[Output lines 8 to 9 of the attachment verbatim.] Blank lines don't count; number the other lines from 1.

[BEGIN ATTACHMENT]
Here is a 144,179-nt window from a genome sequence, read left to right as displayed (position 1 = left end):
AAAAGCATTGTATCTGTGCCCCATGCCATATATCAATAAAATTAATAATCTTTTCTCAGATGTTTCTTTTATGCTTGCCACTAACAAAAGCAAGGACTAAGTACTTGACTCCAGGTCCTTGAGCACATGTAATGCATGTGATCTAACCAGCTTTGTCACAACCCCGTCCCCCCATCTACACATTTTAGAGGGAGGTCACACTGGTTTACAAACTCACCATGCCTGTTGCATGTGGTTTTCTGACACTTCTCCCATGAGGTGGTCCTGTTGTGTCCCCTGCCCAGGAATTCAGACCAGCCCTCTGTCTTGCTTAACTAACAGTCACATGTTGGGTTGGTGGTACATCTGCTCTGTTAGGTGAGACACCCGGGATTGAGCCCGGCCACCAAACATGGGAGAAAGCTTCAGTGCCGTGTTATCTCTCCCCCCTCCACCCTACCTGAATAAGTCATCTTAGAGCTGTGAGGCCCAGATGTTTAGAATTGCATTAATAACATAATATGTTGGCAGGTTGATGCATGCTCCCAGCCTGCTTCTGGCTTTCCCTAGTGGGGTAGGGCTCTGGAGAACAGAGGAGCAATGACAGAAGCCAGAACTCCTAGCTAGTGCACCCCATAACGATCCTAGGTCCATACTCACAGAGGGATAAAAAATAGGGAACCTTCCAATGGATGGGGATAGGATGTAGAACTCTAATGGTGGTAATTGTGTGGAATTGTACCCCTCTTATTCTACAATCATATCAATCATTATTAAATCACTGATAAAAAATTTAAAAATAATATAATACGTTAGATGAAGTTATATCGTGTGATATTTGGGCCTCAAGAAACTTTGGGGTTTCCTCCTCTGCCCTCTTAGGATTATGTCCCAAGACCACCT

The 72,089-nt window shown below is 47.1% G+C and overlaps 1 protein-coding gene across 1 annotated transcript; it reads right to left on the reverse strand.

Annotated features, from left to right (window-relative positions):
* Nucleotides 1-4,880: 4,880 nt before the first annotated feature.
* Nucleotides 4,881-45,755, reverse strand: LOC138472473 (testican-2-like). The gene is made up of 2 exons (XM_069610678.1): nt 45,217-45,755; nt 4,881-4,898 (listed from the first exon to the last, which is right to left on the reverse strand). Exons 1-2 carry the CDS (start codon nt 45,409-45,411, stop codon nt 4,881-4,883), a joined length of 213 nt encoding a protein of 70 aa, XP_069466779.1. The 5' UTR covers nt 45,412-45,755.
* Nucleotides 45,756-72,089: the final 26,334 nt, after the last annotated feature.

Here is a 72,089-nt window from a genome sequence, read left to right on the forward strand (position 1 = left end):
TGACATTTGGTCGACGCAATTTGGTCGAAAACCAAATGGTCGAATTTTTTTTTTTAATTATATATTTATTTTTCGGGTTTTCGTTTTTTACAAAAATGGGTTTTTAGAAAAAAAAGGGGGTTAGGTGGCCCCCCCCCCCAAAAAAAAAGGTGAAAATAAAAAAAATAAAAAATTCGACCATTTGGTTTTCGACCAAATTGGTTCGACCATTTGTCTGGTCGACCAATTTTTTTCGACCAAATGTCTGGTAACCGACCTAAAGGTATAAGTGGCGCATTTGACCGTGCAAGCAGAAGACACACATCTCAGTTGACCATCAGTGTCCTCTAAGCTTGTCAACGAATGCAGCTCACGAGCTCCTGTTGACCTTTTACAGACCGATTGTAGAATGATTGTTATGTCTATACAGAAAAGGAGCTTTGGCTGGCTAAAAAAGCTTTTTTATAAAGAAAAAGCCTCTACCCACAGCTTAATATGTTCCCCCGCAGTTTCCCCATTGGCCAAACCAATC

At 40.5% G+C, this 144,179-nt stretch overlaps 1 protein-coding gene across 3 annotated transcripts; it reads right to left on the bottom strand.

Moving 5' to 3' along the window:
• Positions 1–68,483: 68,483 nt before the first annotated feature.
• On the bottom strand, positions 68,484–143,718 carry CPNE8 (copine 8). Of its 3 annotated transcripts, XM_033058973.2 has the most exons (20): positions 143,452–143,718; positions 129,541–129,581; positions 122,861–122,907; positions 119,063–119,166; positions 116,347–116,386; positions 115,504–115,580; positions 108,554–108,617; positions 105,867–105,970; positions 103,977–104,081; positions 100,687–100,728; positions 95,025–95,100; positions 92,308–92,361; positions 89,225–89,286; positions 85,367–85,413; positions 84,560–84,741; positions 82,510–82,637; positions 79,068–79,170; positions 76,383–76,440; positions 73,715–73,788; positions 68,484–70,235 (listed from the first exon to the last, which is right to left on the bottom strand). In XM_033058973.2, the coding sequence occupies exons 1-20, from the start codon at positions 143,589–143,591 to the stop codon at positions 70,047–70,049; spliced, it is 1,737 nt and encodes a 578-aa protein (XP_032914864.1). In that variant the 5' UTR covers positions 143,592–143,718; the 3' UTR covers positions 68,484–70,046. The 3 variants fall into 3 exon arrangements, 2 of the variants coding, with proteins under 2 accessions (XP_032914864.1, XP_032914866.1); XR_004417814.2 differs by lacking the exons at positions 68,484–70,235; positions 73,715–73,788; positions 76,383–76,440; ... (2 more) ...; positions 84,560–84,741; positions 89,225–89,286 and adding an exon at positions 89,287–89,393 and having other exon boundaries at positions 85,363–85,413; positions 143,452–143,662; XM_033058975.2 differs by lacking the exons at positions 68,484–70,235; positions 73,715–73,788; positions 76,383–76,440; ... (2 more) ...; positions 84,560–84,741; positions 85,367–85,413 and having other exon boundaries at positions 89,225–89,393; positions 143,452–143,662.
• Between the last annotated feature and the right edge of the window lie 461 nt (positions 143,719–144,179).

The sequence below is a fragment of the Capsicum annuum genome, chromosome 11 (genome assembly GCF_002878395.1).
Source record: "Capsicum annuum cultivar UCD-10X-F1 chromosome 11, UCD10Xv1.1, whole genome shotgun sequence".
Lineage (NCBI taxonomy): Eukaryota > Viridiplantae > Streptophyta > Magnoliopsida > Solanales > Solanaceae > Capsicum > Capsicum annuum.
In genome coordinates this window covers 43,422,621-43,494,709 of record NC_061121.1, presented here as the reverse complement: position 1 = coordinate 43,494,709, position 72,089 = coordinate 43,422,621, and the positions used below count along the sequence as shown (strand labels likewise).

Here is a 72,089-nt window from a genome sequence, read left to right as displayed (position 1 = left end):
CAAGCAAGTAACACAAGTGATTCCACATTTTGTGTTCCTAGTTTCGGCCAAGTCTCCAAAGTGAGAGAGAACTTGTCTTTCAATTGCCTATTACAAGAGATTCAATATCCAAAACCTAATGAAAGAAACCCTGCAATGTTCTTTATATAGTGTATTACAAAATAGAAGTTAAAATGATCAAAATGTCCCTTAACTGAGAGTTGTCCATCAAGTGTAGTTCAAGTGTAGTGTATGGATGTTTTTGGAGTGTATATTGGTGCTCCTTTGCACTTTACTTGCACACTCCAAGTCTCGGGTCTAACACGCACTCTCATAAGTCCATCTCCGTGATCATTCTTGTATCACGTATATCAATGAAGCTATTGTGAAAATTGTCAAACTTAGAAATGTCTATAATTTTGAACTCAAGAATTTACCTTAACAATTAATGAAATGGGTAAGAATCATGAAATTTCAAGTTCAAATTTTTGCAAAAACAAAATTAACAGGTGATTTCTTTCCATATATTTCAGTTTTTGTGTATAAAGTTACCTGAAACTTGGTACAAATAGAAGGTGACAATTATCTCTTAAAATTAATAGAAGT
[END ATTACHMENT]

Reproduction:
Here is a 72,089-nt window from a genome sequence, read left to right on the forward strand (position 1 = left end):
TGACATTTGGTCGACGCAATTTGGTCGAAAACCAAATGGTCGAATTTTTTTTTTTAATTATATATTTATTTTTCGGGTTTTCGTTTTTTACAAAAATGGGTTTTTAGAAAAAAAAGGGGGTTAGGTGGCCCCCCCCCCCAAAAAAAAAGGTGAAAATAAAAAAAATAAAAAATTCGACCATTTGGTTTTCGACCAAATTGGTTCGACCATTTGTCTGGTCGACCAATTTTTTTCGACCAAATGTCTGGTAACCGACCTAAAGGTATAAGTGGCGCATTTGACCGTGCAAGCAGAAGACACACATCTCAGTTGACCATCAGTGTCCTCTAAGCTTGTCAACGAATGCAGCTCACGAGCTCCTGTTGACCTTTTACAGACCGATTGTAGAATGATTGTTATGTCTATACAGAAAAGGAGCTTTGGCTGGCTAAAAAAGCTTTTTTATAAAGAAAAAGCCTCTACCCACAGCTTAATATGTTCCCCCGCAGTTTCCCCATTGGCCAAACCAATC